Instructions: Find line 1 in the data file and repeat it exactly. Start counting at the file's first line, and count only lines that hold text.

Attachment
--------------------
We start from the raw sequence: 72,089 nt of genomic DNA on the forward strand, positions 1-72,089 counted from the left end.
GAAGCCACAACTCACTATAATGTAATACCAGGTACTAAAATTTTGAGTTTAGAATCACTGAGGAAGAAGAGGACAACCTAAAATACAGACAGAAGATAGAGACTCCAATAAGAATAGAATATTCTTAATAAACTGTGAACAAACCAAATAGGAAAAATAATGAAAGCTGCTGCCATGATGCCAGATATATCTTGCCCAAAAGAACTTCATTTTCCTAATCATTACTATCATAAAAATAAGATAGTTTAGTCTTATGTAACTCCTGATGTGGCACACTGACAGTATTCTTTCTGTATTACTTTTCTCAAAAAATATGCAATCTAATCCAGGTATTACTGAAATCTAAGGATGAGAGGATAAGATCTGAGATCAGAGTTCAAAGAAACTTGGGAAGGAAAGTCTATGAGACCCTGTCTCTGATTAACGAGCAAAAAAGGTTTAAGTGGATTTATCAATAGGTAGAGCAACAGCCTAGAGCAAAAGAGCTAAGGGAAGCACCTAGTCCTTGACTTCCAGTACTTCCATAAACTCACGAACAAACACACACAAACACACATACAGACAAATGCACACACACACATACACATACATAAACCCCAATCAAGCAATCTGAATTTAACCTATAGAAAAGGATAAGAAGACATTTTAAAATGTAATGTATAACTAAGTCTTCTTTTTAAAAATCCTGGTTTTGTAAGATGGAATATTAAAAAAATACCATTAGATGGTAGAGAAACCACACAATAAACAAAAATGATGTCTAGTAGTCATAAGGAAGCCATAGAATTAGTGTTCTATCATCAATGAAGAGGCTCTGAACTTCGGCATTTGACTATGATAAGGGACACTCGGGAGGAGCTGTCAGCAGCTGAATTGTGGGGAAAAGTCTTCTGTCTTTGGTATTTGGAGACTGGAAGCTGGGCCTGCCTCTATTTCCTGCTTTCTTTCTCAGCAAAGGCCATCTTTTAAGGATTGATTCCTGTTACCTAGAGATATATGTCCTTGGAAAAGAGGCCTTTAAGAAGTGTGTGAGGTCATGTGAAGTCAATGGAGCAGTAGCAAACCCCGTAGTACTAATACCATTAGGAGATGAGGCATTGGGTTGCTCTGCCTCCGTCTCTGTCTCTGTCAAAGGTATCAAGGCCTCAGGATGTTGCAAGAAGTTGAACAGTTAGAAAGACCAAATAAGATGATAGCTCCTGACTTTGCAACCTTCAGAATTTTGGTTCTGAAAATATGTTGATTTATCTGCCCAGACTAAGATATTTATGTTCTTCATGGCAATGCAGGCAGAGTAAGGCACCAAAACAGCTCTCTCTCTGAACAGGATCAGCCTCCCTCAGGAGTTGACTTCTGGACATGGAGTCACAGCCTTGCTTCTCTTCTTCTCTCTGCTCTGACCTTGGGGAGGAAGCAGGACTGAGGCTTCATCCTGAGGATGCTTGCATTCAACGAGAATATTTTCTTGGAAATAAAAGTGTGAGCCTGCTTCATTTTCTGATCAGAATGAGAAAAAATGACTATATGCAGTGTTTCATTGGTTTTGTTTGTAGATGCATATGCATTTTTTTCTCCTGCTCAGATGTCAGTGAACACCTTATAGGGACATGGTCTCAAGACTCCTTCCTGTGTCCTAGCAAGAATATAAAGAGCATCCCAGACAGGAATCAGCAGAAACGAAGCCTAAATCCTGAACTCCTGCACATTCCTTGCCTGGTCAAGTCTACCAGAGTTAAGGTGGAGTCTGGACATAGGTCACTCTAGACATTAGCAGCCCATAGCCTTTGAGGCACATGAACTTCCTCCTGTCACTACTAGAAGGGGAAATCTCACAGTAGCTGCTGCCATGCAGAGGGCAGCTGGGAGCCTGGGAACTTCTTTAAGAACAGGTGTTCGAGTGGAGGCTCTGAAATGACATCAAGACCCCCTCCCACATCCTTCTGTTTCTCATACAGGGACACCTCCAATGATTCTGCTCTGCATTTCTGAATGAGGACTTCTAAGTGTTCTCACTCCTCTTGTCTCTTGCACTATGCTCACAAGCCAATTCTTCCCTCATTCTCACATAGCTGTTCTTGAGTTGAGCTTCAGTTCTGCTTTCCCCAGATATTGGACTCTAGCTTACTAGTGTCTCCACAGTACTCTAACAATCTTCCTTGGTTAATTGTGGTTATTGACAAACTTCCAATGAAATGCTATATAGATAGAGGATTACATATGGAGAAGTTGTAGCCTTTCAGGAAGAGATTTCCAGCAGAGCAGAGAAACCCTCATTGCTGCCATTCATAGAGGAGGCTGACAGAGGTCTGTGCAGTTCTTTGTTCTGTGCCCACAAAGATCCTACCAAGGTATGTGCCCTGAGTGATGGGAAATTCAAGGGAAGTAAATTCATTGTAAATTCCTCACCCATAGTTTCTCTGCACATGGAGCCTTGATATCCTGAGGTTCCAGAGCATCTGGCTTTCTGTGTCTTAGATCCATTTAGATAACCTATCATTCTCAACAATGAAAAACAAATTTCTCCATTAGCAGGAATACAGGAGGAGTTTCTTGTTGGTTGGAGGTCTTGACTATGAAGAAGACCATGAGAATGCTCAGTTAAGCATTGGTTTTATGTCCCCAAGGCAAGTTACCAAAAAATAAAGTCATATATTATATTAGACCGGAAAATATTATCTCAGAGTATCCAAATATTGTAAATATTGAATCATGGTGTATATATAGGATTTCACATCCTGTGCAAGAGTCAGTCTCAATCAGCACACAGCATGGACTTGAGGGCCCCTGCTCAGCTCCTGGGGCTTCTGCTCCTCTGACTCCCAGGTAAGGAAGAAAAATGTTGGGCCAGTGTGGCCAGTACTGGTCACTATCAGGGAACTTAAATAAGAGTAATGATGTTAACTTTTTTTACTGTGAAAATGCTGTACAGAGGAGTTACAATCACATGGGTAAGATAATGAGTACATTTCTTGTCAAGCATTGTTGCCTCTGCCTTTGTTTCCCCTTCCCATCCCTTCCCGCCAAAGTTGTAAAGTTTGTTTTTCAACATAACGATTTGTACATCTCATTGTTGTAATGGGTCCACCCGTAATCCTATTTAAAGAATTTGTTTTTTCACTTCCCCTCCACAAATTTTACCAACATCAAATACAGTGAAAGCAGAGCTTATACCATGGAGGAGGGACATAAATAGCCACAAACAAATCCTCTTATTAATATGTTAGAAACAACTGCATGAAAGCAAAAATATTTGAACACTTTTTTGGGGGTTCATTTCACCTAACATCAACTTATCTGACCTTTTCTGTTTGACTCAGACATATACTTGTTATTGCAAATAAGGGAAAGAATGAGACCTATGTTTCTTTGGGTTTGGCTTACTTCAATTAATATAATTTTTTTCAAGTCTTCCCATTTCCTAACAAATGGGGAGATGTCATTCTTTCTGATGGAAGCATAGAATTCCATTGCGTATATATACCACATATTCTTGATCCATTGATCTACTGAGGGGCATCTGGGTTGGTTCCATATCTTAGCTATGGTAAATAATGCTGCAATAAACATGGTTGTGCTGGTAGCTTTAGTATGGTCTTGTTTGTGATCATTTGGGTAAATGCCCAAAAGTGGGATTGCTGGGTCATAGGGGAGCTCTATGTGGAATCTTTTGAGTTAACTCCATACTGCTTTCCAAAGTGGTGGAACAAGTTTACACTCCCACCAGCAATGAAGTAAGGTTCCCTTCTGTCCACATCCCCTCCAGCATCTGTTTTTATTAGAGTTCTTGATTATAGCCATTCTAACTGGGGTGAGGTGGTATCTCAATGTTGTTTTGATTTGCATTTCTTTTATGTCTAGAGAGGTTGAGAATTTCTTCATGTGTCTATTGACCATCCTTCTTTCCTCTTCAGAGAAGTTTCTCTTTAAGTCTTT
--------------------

We start from the raw sequence: 72,089 nt of genomic DNA on the forward strand, positions 1-72,089 counted from the left end.